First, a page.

Category: Tax Structuring

The future of investment dispute settlement

The original article was published in Family Office Magazine and can be found here.

Entrepreneurs engaging in international investments face several issues when they are accused of a breach of contract. When the investment agreement does not provide solid provisions for dispute settlement, endless legal discussions and expensive court cases in unfamiliar jurisdictions can be the result. This article provides simple solutions for both investor and beneficiary to avoid such issues. 

The solution to avoid endless legal battles is to insert an arbitration clause in the investment agreement (out of court legislation). Arbitration has numerous advantages.

  1. Unlike in court, parties can select an arbitrator with an appropriate degree of practical experience. For example, a Court of Arbitration has a list of arbitrators who are experts in the field of digital commerce.
  2. Arbitration is faster than litigation in court, and a time limit can be placed on the length of the process.
  3. Arbitration is cheaper and more flexible, more commercial and less formal than court.
  4. Unlike court rulings, arbitration proceedings and arbitral awards are confidential.
  5. Unlike in court, there are very limited avenues for appeal of an arbitral award, which limits the duration of the dispute and any associated liability.
  6. Due to the provisions of the New York Convention 1958, arbitral awards are far easier to enforce in other nations than court judgments.

From an international perspective, there are several courts of arbitration that offer an effective way to solve investment disputes. Below are examples (in alphabetical order).

Astana International Financial Court (AIFC Court)

The AIFC Court in Kazakhstan provides a common law court system that operates to the highest international standards to resolve civil and commercial disputes in the Astana International Financial Centre.  It adjudicates exclusively all claims arising out of the AIFC and its operations and other claims in which all parties to the dispute agree in writing to the jurisdiction of the AIFC Court.  

The AIFC Court has its own court of final appeal, its own procedural rules, and a special fast track for small claims. Its Chief Justice and judges are among the most experienced and distinguished judges from the common law world with global reputations for independence, impartiality, integrity, unconditional application of the rule of law, and incorruptibility. The judges, procedures, practices and standards at the AIFC Court will be familiar to businesses currently operating in major financial centres around the world.

Website: http://aifc-court.kz

Dubai International Financial Courts (DIFC Courts)

The laws establishing the DIFC Courts were designed to ensure the highest international standards of legal procedure, thus ensuring that the DIFC Courts provide the certainty, flexibility and efficiency expected by the global institutions operating in, with and from Dubai and the UAE. The laws enacted provide for a court system capable of resolving all civil and commercial disputes, ranging from sophisticated, international financial transactions to debt collection and employment disputes.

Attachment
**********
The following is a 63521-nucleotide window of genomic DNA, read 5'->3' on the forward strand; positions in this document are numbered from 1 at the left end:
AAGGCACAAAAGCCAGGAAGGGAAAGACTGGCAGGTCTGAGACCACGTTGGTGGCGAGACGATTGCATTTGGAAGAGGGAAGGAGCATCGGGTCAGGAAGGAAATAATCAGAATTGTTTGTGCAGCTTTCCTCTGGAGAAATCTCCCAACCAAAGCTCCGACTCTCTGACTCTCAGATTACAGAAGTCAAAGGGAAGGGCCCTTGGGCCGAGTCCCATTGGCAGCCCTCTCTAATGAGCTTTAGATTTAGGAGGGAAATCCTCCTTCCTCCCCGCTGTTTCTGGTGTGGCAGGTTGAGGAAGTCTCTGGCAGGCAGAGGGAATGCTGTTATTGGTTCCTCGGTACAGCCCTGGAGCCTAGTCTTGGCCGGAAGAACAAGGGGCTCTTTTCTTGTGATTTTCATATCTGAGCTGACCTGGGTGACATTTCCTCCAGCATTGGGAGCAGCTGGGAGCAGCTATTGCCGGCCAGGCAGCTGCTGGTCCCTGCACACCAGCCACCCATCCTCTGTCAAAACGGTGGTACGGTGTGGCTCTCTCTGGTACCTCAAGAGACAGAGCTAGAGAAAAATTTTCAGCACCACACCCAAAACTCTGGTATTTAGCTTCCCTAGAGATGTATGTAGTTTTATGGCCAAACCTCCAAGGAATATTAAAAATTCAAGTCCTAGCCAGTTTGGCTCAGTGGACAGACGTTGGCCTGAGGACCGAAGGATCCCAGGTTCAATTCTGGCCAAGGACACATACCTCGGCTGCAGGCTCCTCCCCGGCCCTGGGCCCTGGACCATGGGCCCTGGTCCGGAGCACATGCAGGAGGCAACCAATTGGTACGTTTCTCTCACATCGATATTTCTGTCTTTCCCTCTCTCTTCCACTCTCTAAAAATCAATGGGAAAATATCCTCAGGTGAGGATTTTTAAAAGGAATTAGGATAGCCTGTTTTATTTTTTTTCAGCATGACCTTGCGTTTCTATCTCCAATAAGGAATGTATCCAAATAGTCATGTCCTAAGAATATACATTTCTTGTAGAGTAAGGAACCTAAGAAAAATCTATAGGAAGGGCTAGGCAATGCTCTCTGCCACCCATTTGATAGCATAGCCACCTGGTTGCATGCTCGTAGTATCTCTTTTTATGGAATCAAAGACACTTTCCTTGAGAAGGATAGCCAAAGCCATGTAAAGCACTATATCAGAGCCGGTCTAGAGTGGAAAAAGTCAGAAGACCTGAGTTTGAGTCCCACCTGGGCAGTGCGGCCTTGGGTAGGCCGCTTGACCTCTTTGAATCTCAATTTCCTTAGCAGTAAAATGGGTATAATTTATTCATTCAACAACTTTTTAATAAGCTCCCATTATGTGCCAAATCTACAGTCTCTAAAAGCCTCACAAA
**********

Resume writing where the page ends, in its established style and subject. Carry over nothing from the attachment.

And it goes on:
The DIFC Courts deal exclusively with all cases and claims arising out of the DIFC and its operations and any other claims where all parties agree in writing to use the DIFC Courts. The DIFC Courts carry out their functions in an independent manner, in accordance with the provisions of the DIFC laws and regulations.

Website: https://www.difccourts.ae

Court of Arbitration of the European Chamber of Digital Commerce (ECDC Court)

As an activity of its parent organization, the Swiss Chamber of Commerce in The Netherlands, founded in 1933, the Court of Arbitration of the European Chamber of Digital Commerce plays a crucial role in today’s digital world. Issues specific to digital technology include fintech, blockchain, cybersecurity, digital currencies, and intellectual property. Fairness has always been a business tradition observed in Europe, making the region so prominent as an arbitration location. The Court of Arbitration is conveniently located at Schiphol International Airport in The Netherlands.

The Court of Arbitration applies the UNCITRAL Arbitration Rules of the United Nations Commission on International Trade Law which meet international legal standards. The rules are concise and easy to understand, comply with current national and international legal developments, and are published in several languages.

Unless parties do not agree otherwise, the Court will apply the neutral UNIDROIT Principles of International Commercial Contracts to judge the dispute.

Website: https://europeanchamberofdigitalcommerce.com

London Court of International Arbitration (LCIA)

The LCIA is one of the world’s leading international institutions for commercial dispute resolution. The LCIA provides efficient, flexible and impartial administration of arbitration and other ADR proceedings, regardless of location, and under any system of law. The international nature of the LCIA’s services is reflected in the fact that typically over 80% of parties in pending LCIA cases are not of English nationality. 

The LCIA has access to the most eminent and experienced arbitrators, mediators and experts from many jurisdictions with the widest range of expertise. The LCIA’s dispute resolution services are available to all contracting parties without any membership requirements.

Website: https://www.lcia.org

Arbitration Institute of the Stockholm Chamber of Commerce (SCC)